Alums tapped to be U.S. attorneys

by Emily Goodell | 7/13/09 10:00pm

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Steven Dettelbach '88
by Courtesy of Ethics.Ohio.gov / The Dartmouth

Loeffler is currently serving as interim U.S. attorney in Alaska, a position she took in March after the previous interim U.S. attorney returned to his post in Pittsburgh, Pa., she said in an interview with The Dartmouth. Prior to her appointment, Loeffler had worked at the U.S. attorney's office for 21 years, most recently serving in the position of assistant U.S. attorney, she said.

The U.S. attorney serves as the chief federal prosecutor for the district in which they serve, according to Loeffler.

"Karen [Loeffler] has the breadth of criminal and civil law experience in our state which will make her an excellent US. Attorney," Sen. Mark Begich, D-Alaska, who recommended Loeffler for the position, said in a statement acknowledging Obama's announcement. "She is a long-time Alaskan who is active in her community and has a no-nonsense approach to the law we need in Alaska's top federal law enforcement officer."

At Dartmouth, Loeffler majored in government. She was a member of the ski team and served as captain of the tennis team, she said.

After leaving Dartmouth, Loeffler attended Harvard Law School, graduating in 1983. She later worked as a litigation associate at the Minneapolis law firm Faegre & Benson and was also an assistant attorney general in the Oil and Gas Division of the Alaska Attorney General's Office. From 1986 to 1989, Loeffler served as assistant district attorney for the State of Alaska and special assistant United States Attorney.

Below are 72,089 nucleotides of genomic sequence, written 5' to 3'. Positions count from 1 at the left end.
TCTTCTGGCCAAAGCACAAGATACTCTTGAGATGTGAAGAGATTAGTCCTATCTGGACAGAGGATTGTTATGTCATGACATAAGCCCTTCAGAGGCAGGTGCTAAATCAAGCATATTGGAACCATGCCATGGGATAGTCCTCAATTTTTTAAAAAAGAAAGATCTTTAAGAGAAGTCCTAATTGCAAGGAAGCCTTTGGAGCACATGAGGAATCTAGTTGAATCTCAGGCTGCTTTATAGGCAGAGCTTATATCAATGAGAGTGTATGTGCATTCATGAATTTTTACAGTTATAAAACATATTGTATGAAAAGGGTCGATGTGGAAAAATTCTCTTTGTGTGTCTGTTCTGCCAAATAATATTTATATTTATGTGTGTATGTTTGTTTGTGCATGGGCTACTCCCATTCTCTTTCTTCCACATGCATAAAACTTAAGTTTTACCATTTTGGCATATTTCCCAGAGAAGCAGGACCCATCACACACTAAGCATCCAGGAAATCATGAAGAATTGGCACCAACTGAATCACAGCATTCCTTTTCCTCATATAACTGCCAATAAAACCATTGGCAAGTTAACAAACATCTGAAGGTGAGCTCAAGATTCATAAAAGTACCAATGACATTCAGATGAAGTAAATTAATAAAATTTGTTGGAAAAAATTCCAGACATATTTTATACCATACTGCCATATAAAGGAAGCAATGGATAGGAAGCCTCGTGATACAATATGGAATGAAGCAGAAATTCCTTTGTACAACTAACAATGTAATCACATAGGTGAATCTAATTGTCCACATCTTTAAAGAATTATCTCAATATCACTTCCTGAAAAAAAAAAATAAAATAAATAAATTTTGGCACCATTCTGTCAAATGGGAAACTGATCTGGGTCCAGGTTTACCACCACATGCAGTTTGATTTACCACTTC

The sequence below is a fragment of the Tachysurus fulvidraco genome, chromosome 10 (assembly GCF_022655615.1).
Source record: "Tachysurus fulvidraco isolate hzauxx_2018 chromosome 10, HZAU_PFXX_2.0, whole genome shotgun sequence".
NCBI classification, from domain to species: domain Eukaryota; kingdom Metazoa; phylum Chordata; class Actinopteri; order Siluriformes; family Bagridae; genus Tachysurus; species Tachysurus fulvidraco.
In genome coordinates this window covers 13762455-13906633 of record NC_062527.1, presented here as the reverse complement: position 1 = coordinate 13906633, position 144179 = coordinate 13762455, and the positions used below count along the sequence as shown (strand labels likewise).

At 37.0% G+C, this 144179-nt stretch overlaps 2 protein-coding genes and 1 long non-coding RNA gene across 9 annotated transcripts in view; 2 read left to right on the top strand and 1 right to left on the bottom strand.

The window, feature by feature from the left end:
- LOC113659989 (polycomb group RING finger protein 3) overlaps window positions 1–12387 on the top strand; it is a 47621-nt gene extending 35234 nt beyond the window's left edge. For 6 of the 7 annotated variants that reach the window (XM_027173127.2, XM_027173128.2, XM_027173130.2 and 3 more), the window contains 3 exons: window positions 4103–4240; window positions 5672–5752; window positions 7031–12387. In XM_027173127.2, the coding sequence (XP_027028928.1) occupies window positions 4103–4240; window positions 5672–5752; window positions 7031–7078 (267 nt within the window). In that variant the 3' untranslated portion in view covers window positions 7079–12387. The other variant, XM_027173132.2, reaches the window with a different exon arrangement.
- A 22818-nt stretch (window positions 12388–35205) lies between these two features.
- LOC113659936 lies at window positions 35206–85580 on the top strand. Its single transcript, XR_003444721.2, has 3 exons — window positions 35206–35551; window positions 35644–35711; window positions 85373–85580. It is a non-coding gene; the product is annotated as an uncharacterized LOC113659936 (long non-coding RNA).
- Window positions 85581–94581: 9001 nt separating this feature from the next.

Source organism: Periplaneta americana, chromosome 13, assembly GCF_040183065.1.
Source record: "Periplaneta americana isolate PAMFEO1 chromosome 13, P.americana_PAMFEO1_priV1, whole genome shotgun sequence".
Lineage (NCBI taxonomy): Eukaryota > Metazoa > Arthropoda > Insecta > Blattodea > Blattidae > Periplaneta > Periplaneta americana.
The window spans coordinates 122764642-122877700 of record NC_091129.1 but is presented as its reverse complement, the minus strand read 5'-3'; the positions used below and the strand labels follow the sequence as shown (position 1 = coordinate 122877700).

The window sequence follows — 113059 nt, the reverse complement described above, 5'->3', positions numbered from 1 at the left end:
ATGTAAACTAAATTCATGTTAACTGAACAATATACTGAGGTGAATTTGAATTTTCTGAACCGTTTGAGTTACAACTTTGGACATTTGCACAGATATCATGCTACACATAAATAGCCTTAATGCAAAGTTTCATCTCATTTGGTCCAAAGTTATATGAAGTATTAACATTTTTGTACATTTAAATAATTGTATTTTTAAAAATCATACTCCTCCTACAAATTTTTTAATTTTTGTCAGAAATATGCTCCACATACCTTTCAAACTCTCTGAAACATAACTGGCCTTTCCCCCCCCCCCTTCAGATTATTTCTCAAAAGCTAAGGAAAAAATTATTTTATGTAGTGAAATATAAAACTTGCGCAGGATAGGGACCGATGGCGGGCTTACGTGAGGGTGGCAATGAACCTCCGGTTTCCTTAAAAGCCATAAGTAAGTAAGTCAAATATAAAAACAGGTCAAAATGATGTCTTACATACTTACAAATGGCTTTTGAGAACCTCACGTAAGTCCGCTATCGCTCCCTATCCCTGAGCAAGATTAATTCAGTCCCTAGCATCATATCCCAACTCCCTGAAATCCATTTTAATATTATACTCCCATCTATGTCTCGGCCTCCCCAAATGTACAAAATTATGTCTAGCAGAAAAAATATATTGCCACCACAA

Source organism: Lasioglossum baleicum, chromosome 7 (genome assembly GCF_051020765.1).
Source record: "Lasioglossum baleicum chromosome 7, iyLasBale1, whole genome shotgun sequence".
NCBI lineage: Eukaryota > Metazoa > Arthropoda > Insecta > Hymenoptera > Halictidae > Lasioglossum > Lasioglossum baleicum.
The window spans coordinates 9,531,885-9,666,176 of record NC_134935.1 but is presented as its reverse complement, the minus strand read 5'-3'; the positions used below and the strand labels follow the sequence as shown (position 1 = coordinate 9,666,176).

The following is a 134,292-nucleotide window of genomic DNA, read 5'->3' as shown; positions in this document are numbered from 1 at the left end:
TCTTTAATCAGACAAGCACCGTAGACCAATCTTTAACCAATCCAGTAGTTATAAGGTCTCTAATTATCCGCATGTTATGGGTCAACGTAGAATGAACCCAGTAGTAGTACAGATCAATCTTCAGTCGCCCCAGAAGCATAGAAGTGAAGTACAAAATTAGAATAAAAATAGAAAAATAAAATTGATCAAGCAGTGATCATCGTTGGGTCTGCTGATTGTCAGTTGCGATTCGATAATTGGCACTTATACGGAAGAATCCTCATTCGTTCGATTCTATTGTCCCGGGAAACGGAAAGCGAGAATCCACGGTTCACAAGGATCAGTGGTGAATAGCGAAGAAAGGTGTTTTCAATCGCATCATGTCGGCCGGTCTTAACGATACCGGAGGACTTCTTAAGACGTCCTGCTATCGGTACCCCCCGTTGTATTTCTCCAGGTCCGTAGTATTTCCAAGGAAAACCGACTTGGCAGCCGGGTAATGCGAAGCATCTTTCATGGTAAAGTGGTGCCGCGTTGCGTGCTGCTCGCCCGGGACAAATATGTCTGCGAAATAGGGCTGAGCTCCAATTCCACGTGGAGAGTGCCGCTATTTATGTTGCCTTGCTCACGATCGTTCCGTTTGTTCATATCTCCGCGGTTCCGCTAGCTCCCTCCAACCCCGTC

Dettelbach has been a partner at Baker & Hostetler in Cleveland, Ohio, since 2006 and is currently serving as a commissioner on the Ohio Ethics Commission. He served as assistant U.S. attorney in the Northern District of Ohio for three years and was an assistant U.S. attorney and deputy chief in the Southern District of Maryland. If he is confirmed, Dettelbach will resign immediately from his position and seek to be sworn in as a U.S. attorney, he said.

"The whole experience is humbling," Dettelbach said. "You just want to pinch yourself and make sure it's real."

As a federal prosecutor, Dettelbach was known for prosecuting Nate Gray, who bribed several public officials in Ohio including the former mayor of East Cleveland, according to Cleveland.com. As an attorney for the U.S. Department of Justice, Dettelbach was the lead prosecutor in a slavery case, in which 70 Thai women were allegedly held against their will and forced to work in a Los Angeles sweatshop, The Dartmouth previously reported.

During his freshman year at Dartmouth, Dettelbach was a junior varsity basketball player his freshman year, or a "wannabe Division 1 athlete," he said. He was also a sports commentator for WDCR and the co-founder of the AIDS-awareness group RAID, or Responsible AIDS Information at Dartmouth.

"Certainly [Dartmouth] was the place where I first learned that becoming active in your community was an important thing," he said. "The RAID experience was a big part of that, learning that it was important to try and make the place that you are living in better."

Dettelbach was recommended for the appointment by Sen. Sherrod Brown, D-Ohio, The Dartmouth previously reported.

Because Obama has not yet formally made the nominations, the Senate Judiciary Committee has not scheduled time to discuss the candidates, according to David Carle, spokesman for Chairman Patrick Leahy, D-Vt. The nominations will be sent to the committee, which will review the paperwork associated with the nominations and vote on each one, after which Loeffler and Dettelbach will face a confirmation vote by the full Senate, Carle said. Hearings are not held for U.S. attorney appointments, he said.

Obama praised Loeffler and Dettelbach, along with other nominees, for their "dedication and accomplishments in both public service and private practice," in a White House press release. White House representatives declined to provide further comment.

"I am honored to nominate them as United States Attorneys and know that they will faithfully and tirelessly pursue justice on behalf of the American people." Obama said in the release.